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Recovering and Preserving African American Cemeteries – Preservation Leadership Forum, National Trust for Historic Preservation

Pinewood Cemetery COPYRIGHT Nadia Orton
Pine Forest Cemetery, Wilmington, North Carolina

The reverence attached to cemeteries and burial grounds, which have long been considered sacred sites, is an example of enduring Africanisms and cultural tradition in the African American community. Burial grounds have always been regarded as places where ancestors could be properly honored and provided with the dignity, care, and respect in death that had often been denied them in life.

Interest in the study of my family tree has led me to over a dozen cemeteries throughout Tidewater Virginia and North Carolina, and helped reconstruct a family legacy spanning over 400 years. Cemeteries offer an important, tangible connection to history allowing closer interpretation of days past than most other sources can. Genealogists and family historians have long recognized the benefit of cemeteries in the study of family history and an increasing popular interest in genealogy has led to an increased focus on them.  READ MORE

Portsmouth, Virginia: The life and death of Rosebud Rudolph Douglass Aggrey (1882-1961)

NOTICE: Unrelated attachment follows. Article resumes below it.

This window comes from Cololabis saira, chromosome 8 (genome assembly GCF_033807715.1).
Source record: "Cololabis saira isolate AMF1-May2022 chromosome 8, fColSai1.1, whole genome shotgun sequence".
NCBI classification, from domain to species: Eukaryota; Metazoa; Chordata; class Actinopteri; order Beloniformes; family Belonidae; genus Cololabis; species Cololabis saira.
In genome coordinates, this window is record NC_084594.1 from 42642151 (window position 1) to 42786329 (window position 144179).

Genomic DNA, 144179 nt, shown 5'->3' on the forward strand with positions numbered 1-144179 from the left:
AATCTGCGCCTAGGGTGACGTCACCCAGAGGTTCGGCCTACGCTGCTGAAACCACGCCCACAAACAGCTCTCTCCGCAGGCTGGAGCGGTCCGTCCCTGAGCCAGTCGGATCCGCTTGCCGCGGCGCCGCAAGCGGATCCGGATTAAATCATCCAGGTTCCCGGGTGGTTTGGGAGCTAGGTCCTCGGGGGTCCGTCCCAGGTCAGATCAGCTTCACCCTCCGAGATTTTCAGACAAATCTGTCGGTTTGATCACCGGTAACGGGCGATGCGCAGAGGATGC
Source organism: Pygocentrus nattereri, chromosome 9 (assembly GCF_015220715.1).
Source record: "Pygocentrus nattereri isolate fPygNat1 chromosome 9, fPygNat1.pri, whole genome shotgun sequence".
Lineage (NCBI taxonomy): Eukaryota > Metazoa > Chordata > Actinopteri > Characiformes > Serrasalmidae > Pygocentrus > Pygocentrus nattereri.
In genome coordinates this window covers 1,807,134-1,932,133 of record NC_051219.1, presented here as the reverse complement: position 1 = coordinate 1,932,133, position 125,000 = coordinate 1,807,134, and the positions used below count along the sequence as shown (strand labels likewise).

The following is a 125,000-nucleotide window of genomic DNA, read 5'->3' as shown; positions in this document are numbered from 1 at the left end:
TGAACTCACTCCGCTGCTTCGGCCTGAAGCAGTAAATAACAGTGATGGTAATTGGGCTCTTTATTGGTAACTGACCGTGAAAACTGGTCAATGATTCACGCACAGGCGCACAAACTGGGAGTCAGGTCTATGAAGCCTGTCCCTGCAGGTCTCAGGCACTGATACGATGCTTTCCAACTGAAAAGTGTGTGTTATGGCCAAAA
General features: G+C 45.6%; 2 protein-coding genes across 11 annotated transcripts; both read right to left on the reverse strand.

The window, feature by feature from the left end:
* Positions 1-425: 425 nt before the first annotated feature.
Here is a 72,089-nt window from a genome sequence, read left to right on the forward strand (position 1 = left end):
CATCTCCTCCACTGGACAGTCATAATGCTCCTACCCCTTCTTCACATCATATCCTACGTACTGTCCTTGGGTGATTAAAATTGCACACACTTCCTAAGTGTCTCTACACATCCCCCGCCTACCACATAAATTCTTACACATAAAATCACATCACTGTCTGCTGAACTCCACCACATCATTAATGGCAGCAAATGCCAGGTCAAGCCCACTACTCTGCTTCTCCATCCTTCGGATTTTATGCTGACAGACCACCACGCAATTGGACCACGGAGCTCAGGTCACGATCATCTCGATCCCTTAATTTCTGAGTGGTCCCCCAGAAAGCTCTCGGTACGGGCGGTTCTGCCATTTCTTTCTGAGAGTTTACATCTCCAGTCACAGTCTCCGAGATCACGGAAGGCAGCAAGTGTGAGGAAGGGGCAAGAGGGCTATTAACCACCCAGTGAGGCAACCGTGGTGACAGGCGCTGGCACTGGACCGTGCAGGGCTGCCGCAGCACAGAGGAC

Mrs. Rosebud “Rose” Rudolph Douglass Aggrey, Livingstone College, ca. 1927.

Anyone who briefly reviews my blog knows I’m a longtime researcher of African American cemeteries throughout the South. Ever since 2007, cemeteries have remained some of the primary sources through which I’ve learned priceless bits of information, details that helped complete our family’s historical narrative often in ways no other sources can. So you’d think it’d be no surprise to me that one can still glean interesting details from years-old cemetery photos, yet this is exactly what happened during a recent routine newspaper dive for family history.

Richmond, Virginia: Honoring family, the Ortons and Youngs of Church Hill

The Young Family, Portsmouth, Virginia, ca. 1927. All rights reserved.

One never knows where priceless bits of family history can be found. In 2012, we visited the household of the Parkers, paternal cousins, in Portsmouth, Virginia. They shared with us a great photo of my paternal grandmother, Lillian Vann Young Orton, who was born in 1927, Portsmouth, Virginia. She is featured in this photo, the infant in the center, surrounded by several of her siblings.

Suffolk, Virginia: Views of Oak Lawn Cemetery (est. 1885), August 9, 2019

Assisting grassroots efforts to preserve a historical, African American institution of Suffolk, Virginia

Gravestone of Pvt. Lamb Jackson, 2nd U. S. Colored Cavalry. Documented on Findagrave by Nadia K. Orton, January 2, 2013. Photo: Nadia K. Orton. August 9, 2019. All rights reserved.